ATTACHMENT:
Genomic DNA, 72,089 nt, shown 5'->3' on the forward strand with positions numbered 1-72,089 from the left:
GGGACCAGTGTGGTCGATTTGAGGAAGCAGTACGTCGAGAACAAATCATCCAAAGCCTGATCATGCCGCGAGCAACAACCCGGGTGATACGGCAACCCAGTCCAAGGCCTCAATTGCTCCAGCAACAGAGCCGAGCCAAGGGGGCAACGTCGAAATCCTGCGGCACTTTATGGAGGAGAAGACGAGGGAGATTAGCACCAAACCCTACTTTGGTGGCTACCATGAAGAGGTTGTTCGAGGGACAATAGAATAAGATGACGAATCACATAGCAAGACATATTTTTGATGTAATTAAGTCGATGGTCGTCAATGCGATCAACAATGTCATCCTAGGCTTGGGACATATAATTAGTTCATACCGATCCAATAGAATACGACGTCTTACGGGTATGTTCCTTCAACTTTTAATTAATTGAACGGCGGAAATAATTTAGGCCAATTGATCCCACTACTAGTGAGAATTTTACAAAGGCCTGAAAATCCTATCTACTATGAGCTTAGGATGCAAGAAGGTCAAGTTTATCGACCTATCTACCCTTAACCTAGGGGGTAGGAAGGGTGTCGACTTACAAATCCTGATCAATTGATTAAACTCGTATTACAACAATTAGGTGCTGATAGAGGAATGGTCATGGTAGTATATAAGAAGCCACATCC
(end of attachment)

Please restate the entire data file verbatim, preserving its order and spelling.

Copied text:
Genomic DNA, 72,089 nt, shown 5'->3' on the forward strand with positions numbered 1-72,089 from the left:
GGGACCAGTGTGGTCGATTTGAGGAAGCAGTACGTCGAGAACAAATCATCCAAAGCCTGATCATGCCGCGAGCAACAACCCGGGTGATACGGCAACCCAGTCCAAGGCCTCAATTGCTCCAGCAACAGAGCCGAGCCAAGGGGGCAACGTCGAAATCCTGCGGCACTTTATGGAGGAGAAGACGAGGGAGATTAGCACCAAACCCTACTTTGGTGGCTACCATGAAGAGGTTGTTCGAGGGACAATAGAATAAGATGACGAATCACATAGCAAGACATATTTTTGATGTAATTAAGTCGATGGTCGTCAATGCGATCAACAATGTCATCCTAGGCTTGGGACATATAATTAGTTCATACCGATCCAATAGAATACGACGTCTTACGGGTATGTTCCTTCAACTTTTAATTAATTGAACGGCGGAAATAATTTAGGCCAATTGATCCCACTACTAGTGAGAATTTTACAAAGGCCTGAAAATCCTATCTACTATGAGCTTAGGATGCAAGAAGGTCAAGTTTATCGACCTATCTACCCTTAACCTAGGGGGTAGGAAGGGTGTCGACTTACAAATCCTGATCAATTGATTAAACTCGTATTACAACAATTAGGTGCTGATAGAGGAATGGTCATGGTAGTATATAAGAAGCCACATCC